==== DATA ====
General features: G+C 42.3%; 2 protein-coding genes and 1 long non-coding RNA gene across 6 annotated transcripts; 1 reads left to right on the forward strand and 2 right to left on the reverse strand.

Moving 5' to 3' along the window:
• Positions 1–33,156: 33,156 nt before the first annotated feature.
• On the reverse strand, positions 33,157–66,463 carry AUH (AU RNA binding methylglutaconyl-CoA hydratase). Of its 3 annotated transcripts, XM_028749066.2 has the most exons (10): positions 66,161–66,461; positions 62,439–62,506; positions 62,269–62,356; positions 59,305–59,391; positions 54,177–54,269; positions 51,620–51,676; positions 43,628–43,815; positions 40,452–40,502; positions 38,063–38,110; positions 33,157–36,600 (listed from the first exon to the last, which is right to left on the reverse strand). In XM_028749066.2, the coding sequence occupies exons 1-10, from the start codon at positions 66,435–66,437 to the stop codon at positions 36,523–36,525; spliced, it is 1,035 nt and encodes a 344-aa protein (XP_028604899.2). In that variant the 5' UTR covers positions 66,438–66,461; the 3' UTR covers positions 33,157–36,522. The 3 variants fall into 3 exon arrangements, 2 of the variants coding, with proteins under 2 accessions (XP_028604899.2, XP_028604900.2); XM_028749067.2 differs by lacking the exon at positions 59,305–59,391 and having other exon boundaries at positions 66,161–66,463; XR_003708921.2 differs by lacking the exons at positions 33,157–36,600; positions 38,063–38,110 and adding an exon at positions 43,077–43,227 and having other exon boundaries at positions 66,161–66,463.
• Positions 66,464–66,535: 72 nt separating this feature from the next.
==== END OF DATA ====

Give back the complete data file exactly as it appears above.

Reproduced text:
General features: G+C 42.3%; 2 protein-coding genes and 1 long non-coding RNA gene across 6 annotated transcripts; 1 reads left to right on the forward strand and 2 right to left on the reverse strand.

Moving 5' to 3' along the window:
• Positions 1–33,156: 33,156 nt before the first annotated feature.
• On the reverse strand, positions 33,157–66,463 carry AUH (AU RNA binding methylglutaconyl-CoA hydratase). Of its 3 annotated transcripts, XM_028749066.2 has the most exons (10): positions 66,161–66,461; positions 62,439–62,506; positions 62,269–62,356; positions 59,305–59,391; positions 54,177–54,269; positions 51,620–51,676; positions 43,628–43,815; positions 40,452–40,502; positions 38,063–38,110; positions 33,157–36,600 (listed from the first exon to the last, which is right to left on the reverse strand). In XM_028749066.2, the coding sequence occupies exons 1-10, from the start codon at positions 66,435–66,437 to the stop codon at positions 36,523–36,525; spliced, it is 1,035 nt and encodes a 344-aa protein (XP_028604899.2). In that variant the 5' UTR covers positions 66,438–66,461; the 3' UTR covers positions 33,157–36,522. The 3 variants fall into 3 exon arrangements, 2 of the variants coding, with proteins under 2 accessions (XP_028604899.2, XP_028604900.2); XM_028749067.2 differs by lacking the exon at positions 59,305–59,391 and having other exon boundaries at positions 66,161–66,463; XR_003708921.2 differs by lacking the exons at positions 33,157–36,600; positions 38,063–38,110 and adding an exon at positions 43,077–43,227 and having other exon boundaries at positions 66,161–66,463.
• Positions 66,464–66,535: 72 nt separating this feature from the next.